Gut Health and Probiotics
Millions of people suffer every day with gas and bloating, nausea, diarrhea, and constipation. These tummy troubles can be uncomfortable, painful, and embarrassing—but there is a solution.
Probiotics provide an easy and convenient way to keep your gut feeling good so you can get back to living your best life!
In this Essential Guide to Gut Health and Probiotics, you’ll learn about probiotics and prebiotics, the gut-brain connection, and how natural health products, including ginger, help support good gut health.
Being Good to Your Gut
The beneficial bacterial cells in your body vastly outnumber your own cells, and most of those bacteria are living in your gut. It’s no surprise, then, that bacterial balance and good gut health play such a huge role in overall health and wellness.
An unhappy gut can lead to gas, bloating, cramps, diarrhea, nausea, constipation, and a host of other unpleasant symptoms. What’s more, poor gut health means poor digestion and decreased nutrient absorption, as well as an increased risk of yeast infection and bacterial overgrowth.
Good gut health also helps keep your brain happy, thanks to the vagus nerve that connects the gut and the brain (among other functions). The “gut brain” contains approximately 100 million neurons and can work both independently of, and together with, the “head brain.”
Most of us know all too well how tummy troubles can affect how we feel and how we think, and how stress and emotional upheaval can wreak havoc on our gastrointestinal system. It makes sense, then, that mental health and gut health go hand in hand.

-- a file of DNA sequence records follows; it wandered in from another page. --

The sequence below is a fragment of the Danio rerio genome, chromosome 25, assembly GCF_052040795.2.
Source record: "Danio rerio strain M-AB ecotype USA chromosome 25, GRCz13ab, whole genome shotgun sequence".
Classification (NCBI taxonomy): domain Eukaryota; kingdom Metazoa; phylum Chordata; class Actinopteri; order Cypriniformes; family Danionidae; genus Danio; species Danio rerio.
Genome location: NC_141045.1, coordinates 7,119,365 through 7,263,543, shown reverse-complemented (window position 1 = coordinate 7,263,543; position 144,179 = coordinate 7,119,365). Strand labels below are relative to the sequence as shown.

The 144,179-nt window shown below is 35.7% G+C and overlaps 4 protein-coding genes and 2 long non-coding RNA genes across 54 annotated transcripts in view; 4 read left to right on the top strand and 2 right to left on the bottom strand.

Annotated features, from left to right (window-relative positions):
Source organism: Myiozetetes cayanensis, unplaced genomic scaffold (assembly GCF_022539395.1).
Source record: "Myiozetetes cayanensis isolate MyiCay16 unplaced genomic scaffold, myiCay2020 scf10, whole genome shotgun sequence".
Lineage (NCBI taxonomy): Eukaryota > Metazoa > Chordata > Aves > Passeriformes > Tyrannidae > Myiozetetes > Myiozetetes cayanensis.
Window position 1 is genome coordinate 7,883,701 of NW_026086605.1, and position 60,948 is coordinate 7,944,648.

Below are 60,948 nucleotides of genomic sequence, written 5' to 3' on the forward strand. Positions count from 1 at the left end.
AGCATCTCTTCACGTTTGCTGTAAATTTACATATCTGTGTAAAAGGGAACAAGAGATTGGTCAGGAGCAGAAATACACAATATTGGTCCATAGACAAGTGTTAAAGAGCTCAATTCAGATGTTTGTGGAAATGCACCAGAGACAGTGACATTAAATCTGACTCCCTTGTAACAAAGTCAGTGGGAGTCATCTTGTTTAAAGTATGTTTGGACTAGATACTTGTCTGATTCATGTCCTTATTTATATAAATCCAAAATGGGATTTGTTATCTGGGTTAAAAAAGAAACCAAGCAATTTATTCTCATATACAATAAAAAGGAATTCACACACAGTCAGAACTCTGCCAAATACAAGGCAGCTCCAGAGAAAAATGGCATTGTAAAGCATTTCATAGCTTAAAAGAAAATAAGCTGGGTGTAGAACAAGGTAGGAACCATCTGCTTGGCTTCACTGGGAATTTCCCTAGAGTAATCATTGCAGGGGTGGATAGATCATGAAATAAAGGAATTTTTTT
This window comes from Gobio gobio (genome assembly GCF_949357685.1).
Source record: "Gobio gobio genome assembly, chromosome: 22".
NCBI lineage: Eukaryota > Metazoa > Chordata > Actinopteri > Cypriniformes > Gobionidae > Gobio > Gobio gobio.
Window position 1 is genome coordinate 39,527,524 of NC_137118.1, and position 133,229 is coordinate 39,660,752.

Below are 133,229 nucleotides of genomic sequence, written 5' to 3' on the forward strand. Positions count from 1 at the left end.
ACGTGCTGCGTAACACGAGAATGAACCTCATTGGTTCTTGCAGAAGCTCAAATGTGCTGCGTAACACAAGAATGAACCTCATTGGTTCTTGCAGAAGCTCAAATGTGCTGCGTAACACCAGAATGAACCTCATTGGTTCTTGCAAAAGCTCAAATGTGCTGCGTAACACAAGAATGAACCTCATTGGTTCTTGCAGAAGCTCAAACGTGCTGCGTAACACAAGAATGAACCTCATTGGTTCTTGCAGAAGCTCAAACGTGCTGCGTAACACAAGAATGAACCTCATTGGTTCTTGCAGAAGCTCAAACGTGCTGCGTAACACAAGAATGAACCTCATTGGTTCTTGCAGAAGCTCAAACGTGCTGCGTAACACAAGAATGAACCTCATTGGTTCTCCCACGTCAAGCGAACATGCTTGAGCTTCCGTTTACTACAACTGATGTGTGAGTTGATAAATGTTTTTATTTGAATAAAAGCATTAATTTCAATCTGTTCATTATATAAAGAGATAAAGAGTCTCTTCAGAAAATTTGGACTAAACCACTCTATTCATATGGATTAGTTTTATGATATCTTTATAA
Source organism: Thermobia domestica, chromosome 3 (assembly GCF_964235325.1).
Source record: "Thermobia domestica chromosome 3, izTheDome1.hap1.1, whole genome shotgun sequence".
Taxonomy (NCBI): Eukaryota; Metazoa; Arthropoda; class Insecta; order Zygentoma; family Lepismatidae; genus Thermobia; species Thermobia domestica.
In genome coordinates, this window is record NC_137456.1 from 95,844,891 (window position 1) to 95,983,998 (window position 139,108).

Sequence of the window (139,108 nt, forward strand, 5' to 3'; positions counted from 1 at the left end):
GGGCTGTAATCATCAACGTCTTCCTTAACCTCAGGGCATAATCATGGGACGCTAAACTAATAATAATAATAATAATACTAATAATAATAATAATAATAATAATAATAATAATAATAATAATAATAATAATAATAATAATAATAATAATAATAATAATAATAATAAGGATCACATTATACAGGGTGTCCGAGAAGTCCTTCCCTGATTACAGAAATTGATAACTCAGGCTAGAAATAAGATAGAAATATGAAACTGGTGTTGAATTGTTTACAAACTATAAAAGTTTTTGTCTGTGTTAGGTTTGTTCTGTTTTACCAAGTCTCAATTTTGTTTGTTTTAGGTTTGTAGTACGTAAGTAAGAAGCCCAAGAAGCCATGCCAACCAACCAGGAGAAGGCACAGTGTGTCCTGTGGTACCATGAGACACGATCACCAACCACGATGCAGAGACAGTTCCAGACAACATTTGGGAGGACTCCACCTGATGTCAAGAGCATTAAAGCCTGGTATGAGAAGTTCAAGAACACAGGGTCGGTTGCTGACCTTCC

Fortunately, keeping your gut happy has never been easier. Webber Naturals® offers carefully formulated natural health products, such as probiotics and ginger, to support digestion and bacterial balance and to help prevent and relieve nausea related to various conditions.
Shelf-stable, multistrain probiotic formulas can also help prevent traveller’s diarrhea, support immune function, and offer support at times of stress, and every product has guaranteed potency right through to the expiry date.
Role of the Microbiota
Your microbiota are made up of a collection of microbes that live in your body, including the Lactobacillus, Bifidobacterium, and Enterococcus species of bacteria and yeasts such as Saccharomyces. These microbes have a major impact on a wide range of bodily functions. When healthy, your small intestine microbiota are mainly made up of the Lactobacillus species.
A healthy large intestine (colon) is mostly populated by the Bifidobacteria species. These probiotic species produce and convert nutrients; help protect against pathogens; promote normal inflammatory processes, digestion, and immune function; and are even thought to support mental health by making chemical messengers (known as neurotransmitters).